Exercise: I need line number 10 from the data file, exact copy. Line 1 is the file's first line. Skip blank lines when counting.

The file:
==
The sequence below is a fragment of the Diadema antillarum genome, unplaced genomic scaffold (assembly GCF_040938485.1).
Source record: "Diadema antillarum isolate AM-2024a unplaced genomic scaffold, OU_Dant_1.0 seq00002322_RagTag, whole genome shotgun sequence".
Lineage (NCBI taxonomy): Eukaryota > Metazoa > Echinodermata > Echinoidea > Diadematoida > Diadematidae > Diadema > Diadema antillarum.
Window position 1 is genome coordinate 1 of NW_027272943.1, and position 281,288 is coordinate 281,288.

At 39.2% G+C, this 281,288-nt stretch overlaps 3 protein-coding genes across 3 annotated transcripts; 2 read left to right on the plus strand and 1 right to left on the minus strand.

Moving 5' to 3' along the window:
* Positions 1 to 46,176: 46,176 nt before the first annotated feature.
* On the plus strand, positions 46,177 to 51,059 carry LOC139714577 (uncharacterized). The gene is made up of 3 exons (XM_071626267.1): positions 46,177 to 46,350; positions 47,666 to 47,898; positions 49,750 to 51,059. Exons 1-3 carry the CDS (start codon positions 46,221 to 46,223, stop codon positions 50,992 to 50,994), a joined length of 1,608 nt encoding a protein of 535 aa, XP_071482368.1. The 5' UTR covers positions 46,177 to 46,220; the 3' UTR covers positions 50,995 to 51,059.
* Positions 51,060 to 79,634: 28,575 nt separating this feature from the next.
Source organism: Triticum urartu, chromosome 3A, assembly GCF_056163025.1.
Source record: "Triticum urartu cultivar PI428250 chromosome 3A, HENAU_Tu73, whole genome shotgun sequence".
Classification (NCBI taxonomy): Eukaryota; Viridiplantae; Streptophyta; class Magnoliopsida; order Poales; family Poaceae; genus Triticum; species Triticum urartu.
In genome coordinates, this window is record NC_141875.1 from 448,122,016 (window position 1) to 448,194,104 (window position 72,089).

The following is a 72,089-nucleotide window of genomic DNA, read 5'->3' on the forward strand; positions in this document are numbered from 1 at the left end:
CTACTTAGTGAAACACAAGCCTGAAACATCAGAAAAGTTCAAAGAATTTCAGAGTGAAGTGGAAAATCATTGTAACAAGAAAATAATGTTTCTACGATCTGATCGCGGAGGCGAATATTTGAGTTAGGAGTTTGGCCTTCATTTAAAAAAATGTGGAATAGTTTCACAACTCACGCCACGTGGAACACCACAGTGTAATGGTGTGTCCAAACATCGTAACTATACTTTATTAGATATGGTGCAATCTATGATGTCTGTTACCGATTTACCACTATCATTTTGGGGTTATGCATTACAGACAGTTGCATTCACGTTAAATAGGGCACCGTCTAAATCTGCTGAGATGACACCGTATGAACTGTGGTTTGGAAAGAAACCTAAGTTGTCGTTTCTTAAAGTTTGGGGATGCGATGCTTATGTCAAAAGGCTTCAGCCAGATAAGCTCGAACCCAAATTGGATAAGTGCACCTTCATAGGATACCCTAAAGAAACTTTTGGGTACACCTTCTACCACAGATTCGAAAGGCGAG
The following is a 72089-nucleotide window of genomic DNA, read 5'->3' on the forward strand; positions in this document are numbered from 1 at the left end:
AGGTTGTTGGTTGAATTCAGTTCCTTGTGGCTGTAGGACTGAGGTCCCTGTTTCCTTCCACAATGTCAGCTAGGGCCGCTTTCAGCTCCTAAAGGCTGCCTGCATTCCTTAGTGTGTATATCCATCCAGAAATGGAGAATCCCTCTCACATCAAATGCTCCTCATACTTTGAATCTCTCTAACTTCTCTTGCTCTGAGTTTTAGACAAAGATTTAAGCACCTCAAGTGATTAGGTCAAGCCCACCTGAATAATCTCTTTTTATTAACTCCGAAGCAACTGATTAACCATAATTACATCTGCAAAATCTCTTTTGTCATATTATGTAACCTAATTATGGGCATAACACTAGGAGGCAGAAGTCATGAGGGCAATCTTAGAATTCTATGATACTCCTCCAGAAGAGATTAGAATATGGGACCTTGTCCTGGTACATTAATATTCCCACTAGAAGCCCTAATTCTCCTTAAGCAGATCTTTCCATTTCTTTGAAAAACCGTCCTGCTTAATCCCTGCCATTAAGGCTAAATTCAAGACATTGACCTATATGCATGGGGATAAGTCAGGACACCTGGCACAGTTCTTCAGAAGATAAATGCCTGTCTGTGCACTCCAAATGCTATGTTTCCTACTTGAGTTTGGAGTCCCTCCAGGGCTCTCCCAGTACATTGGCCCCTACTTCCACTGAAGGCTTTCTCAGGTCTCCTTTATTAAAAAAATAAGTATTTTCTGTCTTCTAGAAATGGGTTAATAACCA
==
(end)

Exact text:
Source organism: Triticum urartu, chromosome 3A, assembly GCF_056163025.1.